Redhorse, also known as Moxostoma, are in the Sucker Family. They make up a large percentage of biomass in eastern US streams.
They are sensitive feeders so they normally are not caught by anglers. Redhorse their sensitive mouths to collect insect larvae from underneath rocks in streams.
Redhorse are found throughout the US but not in the western United States, except for the Gray Redhorse and Mexican Redhorse. Habitat is different for each species of Redhorse. Moxostoma can be found in current, pools, riffles, and slow runs.
The preferred bait for Redhorse is worms or bug larvae though some other bait such as corn will work.
Tackle for fishing for Redhorse isn’t hard to find. Light line and weight is normally required to fish for Redhorse, as they are sensitive feeders and will drop anything suspicious or heavy.
Circle hooks and J-hooks can be used for Redhorse fishing depending on the species you are targeting. The Smallmouth Redhorse (Moxostoma species) has an extremely small mouth and small hooks are used for this and other Redhorse/Jumprock species.
Redhorse were considered trash fish for many years, but they have attracted a small but eager number of followers in the past decade or so. These anglers target Redhorse mainly for sport, as they are great fighting fish on smaller line and gear.
When a large school of Redhorse is visible, such as in spawning conditions, cast around the outside of the school. These areas hold the more aggressive Redhorse.
Cast in the current before the area where you want your bait to be. Casting right on top of the fish will spook them and they may not feed after being spooked for quite a while.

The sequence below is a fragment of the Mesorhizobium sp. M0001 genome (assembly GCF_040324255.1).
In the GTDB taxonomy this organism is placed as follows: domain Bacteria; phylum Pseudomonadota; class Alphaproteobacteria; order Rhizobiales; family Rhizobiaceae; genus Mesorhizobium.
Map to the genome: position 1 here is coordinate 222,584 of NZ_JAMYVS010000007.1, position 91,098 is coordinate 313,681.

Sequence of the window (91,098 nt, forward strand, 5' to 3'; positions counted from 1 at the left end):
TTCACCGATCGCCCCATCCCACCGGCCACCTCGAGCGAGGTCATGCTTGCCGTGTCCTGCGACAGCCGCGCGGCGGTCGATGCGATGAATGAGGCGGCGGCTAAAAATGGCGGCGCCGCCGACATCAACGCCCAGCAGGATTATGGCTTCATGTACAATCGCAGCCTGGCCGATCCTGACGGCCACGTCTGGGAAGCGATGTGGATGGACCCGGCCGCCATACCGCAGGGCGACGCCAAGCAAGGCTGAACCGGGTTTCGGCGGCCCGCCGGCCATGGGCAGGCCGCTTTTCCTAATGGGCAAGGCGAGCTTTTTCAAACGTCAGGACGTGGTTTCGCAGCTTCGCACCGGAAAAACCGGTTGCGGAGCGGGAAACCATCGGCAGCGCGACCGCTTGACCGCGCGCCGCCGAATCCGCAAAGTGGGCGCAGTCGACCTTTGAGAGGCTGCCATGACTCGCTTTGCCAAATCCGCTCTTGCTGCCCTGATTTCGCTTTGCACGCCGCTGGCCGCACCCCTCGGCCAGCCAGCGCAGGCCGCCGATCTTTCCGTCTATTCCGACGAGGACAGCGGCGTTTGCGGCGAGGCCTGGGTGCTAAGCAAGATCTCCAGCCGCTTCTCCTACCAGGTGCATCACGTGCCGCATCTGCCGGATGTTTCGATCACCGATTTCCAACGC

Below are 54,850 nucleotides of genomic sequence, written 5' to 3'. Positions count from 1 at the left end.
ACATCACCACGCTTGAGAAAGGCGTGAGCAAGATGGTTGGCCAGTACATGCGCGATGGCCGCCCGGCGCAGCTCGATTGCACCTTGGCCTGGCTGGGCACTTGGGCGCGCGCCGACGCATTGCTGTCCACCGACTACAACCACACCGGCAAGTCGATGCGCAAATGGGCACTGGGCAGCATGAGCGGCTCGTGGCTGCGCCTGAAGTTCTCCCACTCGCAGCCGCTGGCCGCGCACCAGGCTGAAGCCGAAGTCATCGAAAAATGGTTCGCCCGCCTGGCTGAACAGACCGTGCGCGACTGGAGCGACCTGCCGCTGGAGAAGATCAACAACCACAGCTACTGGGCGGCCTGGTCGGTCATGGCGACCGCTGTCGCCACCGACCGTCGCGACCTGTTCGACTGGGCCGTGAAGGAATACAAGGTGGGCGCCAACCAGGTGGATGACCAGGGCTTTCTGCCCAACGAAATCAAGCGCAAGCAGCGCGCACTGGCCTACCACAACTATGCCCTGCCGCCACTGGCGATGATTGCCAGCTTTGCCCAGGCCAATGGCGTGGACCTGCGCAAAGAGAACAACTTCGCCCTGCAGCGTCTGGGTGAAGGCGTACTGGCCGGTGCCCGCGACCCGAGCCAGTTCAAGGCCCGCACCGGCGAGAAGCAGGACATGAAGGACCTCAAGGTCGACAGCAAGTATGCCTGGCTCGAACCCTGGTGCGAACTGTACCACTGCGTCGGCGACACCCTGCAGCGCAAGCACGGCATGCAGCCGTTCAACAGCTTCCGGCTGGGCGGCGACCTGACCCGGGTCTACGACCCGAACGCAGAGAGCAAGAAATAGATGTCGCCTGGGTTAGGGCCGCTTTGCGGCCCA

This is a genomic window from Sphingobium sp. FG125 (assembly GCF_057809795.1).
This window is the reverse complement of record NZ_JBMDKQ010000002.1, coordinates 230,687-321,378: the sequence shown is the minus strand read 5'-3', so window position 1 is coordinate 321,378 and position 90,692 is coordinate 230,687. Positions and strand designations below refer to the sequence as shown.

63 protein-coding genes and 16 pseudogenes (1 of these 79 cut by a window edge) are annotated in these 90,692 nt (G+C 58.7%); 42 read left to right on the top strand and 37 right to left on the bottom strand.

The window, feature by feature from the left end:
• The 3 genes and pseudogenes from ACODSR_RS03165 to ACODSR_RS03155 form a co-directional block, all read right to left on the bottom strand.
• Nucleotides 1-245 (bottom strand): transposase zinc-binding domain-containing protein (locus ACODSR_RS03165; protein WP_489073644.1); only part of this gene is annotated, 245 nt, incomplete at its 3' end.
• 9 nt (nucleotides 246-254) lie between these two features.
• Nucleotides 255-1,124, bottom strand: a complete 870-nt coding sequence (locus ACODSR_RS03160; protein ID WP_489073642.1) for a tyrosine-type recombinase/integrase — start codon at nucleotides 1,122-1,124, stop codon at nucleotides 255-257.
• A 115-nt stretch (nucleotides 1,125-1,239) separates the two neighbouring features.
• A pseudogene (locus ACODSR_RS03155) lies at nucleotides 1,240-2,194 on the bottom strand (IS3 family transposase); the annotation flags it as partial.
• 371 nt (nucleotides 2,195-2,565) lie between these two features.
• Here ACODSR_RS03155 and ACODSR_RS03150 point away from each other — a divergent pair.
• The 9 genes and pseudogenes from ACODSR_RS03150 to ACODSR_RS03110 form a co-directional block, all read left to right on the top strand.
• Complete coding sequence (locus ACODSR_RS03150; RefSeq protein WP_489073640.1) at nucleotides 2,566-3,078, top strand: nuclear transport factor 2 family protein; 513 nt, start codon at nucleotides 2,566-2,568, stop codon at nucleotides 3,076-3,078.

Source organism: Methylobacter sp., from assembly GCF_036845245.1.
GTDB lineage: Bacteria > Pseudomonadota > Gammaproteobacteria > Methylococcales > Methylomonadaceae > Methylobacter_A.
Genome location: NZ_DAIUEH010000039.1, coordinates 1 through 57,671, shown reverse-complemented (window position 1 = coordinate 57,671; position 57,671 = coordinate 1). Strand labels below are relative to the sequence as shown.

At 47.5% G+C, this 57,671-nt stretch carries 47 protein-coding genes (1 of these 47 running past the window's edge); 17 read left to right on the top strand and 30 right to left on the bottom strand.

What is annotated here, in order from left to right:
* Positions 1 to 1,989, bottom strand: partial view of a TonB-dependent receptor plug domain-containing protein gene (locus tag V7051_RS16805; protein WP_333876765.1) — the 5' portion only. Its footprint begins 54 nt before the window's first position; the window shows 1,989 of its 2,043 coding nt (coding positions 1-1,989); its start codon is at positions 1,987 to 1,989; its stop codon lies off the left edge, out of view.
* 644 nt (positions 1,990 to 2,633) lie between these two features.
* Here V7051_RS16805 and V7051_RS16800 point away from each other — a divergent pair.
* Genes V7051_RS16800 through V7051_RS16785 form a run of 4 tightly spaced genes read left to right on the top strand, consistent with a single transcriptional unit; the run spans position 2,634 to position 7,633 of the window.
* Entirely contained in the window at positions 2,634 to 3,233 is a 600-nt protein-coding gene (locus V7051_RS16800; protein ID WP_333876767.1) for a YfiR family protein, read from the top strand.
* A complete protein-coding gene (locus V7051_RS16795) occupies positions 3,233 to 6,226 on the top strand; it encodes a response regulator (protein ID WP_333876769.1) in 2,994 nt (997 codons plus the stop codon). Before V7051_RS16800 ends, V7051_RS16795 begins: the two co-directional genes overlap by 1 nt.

When casting in a pool, cast into the riffle before the pool so the bait will naturally flow with the current and into the Redhorse’s feeding zone. Casting this way will allow the current to bring the bait naturally into the fish’s feeding area
Shallow riffles hold certain species of Redhorse, again, don’t cast on top of the fish, cast before it or behind it as not to spook it.
Redhorse have a great sense of smell and taste. Generally, they will find your bait most anywhere in a stream/river if you leave it sitting for a while.
Currently, there are seventeen species of Redhorse:
Apalachicola Redhorse——–Moxostoma sp. 1
Black Redhorse———–Moxostoma duquesnii
Blacktail Redhorse——Moxostoma poecilurum
Carolina Redhorse————Moxostoma sp. 3
Golden Redhorse———Moxostoma erythrurum
Gray Redhorse————Moxostoma congestum
Greater Redhorse—–Moxostoma valenciennesi
Mexican Redhorse———Moxostoma austrinum
Notchlip Redhorse——–Moxostoma collapsum
Pealip Redhorse———Moxostoma pisolabrum
River Redhorse———–Moxostoma carinatum
Robust Redhorse———–Moxostoma robustum
Shorthead Redhorse–Moxostoma macrolepidotum
Sicklefin Redhorse———–Moxostoma sp. 2
Silver Redhorse———–Moxostoma anisurum
Slender Redhorse——-Moxostoma pappillosum
Smallmouth Redhorse——Moxostoma breviceps
Bigeye Jumprock———–Moxostoma ariommum
Blacktip Jumprock———Moxostoma cervinum
Brassy Jumprock————–Moxostoma sp. 4
Greater Jumprock———-Moxostoma lachneri
Longlip Jumprock———–Moxostoma albidum
Mascota Jumprock———-Moxostoma mascotae
Striped Jumprock——-Moxostoma rupiscartes
by Tim Aldridge
Photos by Tim Aldridge